Secondly, if you fear failure, as I suspect many writers do, you have to know you’re guaranteed to fail if you don’t even try. You have to be more than a talker, you have to be a doer, which means sitting down and writing words, even when you don’t feel like it.

Yeah, I know these tips may not lead to a writing contract, but success isn’t always what we think it is. Sometimes it’s learning to lean on God more and more as we pursue this crazy journey.


Rejections are opportunities to praise God in the midst of disappointment. Click to tweet.

In order to succeed, you must be a doer, not just a talker. Click to tweet.

You’re guaranteed to fail if you don’t even try. Click to tweet.

Success isn’t always what we think it is. Click to tweet.

An evil queen and her royal guards will stop at nothing to find—and kill—the rightful heir to the throne of Judah. When their pursuit leads them to Mira's village, only her father's bond servant, Ari, a man shrouded in secrets, can keep Mira safe.

Abandoning his life as a temple guard and becoming an indentured servant was the only way Ari could protect young Joash, the true King of Judah, from Queen Athaliah. But his sacred duty prevents him from confessing his feelings for his master's daughter. With the future of their nation on the line, Ari and Mira will risk everything to save their people.

Born and raised in Kansas, where she currently lives with her husband and children, Christina Rich loves to talk about Jesus, read, research, history, photography, knitting, ancestry, and writing stories with happily ever afters.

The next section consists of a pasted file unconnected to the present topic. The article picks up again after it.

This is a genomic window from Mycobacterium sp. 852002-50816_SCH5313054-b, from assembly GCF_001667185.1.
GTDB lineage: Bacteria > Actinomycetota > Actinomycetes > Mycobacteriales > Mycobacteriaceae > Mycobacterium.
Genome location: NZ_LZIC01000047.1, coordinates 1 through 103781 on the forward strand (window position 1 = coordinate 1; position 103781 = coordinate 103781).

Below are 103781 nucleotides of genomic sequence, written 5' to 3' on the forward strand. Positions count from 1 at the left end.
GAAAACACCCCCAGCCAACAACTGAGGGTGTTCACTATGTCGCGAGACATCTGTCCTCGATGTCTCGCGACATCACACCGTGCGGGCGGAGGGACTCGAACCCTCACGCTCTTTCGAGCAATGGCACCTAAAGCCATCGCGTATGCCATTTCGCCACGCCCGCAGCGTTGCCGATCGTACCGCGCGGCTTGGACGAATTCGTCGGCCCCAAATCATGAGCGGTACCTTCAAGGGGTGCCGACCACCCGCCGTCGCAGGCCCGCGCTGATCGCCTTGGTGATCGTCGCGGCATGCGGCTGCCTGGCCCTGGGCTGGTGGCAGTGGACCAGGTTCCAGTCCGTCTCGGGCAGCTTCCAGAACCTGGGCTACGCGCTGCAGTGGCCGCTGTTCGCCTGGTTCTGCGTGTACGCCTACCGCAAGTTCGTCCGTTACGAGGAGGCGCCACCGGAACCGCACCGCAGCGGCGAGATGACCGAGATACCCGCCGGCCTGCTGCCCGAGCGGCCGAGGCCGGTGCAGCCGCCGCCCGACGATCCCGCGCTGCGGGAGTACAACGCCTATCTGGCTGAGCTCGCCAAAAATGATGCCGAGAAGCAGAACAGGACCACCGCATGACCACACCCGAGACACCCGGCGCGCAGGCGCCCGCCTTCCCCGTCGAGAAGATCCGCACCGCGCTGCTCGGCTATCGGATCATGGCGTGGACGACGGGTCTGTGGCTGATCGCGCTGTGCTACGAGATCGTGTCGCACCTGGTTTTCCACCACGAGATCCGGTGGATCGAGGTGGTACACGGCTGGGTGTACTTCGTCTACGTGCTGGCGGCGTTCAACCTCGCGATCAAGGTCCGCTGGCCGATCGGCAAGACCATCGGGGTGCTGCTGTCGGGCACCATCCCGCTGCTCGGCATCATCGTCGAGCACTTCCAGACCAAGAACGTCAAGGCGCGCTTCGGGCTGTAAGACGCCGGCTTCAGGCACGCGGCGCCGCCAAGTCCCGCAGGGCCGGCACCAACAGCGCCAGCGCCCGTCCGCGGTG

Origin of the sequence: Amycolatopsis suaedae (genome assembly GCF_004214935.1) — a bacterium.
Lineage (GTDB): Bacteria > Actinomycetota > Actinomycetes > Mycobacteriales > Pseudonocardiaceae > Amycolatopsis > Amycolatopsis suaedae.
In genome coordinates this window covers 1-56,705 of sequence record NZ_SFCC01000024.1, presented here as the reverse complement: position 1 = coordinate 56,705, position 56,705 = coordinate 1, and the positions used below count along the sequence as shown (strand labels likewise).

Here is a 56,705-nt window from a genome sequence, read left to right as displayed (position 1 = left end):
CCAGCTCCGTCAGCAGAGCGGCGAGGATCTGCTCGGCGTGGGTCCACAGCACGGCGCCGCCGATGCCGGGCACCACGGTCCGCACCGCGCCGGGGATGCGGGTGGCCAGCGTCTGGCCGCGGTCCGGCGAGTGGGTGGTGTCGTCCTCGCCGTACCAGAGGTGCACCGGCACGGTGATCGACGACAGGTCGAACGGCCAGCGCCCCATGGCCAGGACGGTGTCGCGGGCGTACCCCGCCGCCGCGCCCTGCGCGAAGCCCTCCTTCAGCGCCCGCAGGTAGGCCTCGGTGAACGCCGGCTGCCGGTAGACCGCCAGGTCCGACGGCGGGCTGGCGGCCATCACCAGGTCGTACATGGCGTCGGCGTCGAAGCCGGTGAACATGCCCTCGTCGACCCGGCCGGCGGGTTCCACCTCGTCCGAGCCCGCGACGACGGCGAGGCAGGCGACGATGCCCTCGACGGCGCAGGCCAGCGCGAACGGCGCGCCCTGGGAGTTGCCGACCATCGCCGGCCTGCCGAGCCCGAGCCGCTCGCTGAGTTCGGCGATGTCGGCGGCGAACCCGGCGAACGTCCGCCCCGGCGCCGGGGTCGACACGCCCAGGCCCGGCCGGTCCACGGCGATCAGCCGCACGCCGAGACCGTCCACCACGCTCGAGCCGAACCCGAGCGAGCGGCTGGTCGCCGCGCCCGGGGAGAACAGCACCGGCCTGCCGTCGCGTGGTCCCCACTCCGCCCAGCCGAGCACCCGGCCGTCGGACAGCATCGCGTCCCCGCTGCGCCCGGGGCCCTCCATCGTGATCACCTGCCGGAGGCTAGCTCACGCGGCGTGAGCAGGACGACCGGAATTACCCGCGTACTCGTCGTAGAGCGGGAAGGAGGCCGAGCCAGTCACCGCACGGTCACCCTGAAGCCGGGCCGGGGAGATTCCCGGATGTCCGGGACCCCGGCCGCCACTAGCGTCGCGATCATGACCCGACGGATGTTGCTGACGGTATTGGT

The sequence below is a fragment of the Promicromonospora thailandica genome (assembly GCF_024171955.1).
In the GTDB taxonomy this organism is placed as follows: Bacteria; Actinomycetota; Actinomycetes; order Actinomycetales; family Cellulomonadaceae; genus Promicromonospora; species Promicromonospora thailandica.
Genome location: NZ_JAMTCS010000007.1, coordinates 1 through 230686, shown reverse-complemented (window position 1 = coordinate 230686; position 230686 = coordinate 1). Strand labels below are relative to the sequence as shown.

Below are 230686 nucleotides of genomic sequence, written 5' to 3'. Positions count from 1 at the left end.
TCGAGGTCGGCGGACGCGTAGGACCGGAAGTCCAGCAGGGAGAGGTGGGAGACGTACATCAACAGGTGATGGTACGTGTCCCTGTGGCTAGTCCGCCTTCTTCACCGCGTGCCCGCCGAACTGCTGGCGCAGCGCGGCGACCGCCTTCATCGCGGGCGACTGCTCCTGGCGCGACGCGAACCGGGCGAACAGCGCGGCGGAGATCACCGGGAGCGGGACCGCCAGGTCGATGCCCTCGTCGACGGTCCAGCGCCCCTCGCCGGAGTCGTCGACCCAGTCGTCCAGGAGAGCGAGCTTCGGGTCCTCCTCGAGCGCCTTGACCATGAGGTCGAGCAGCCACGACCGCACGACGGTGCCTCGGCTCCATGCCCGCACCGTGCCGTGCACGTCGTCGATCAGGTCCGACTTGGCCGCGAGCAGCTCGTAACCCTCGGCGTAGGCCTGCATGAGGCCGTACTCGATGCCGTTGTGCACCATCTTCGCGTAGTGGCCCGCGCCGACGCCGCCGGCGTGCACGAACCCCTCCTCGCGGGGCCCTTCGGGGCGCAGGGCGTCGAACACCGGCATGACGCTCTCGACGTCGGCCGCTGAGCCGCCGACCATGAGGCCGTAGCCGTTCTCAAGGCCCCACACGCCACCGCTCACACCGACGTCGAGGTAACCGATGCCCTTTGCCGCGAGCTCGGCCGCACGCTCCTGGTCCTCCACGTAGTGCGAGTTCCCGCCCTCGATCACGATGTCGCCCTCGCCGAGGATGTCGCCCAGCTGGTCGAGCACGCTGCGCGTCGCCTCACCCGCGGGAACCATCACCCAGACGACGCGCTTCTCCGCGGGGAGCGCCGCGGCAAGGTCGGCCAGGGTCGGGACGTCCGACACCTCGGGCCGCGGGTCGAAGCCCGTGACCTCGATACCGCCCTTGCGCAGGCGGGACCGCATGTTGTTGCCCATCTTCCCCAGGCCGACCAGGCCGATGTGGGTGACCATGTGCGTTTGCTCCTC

You can learn more and connect with Christina here:

Thursday, February 27, 2014

Spare Me the Details by Susan Page Davis

Susan Page Davis
While writing The Prisoner’s Wife (my novel in the New England Romance Collection), I had to learn a lot about the Maine/Massachusetts legal system in colonial days. A quirk of the law led me to write this story, about a marriage intended not to last that turned out to be one of those forever unions.

My research included a trip to the old jail (Old Gaol) in York, Maine, with three of my children. We had a wonderful day, and I highly recommend a day touring Old York to anyone who has the chance. (Learn more about The Museums of Old York at )

While we were there, we toured the Jeffers Tavern and several historic houses, in addition to the Old Gaol. I learned many intriguing tidbits, but they weren’t all suitable for my story.

Did the man who beat his wife to death with a codfish make it into my story? No.

Did the fascinating mourning samplers on display in one of the houses made it into my book? No.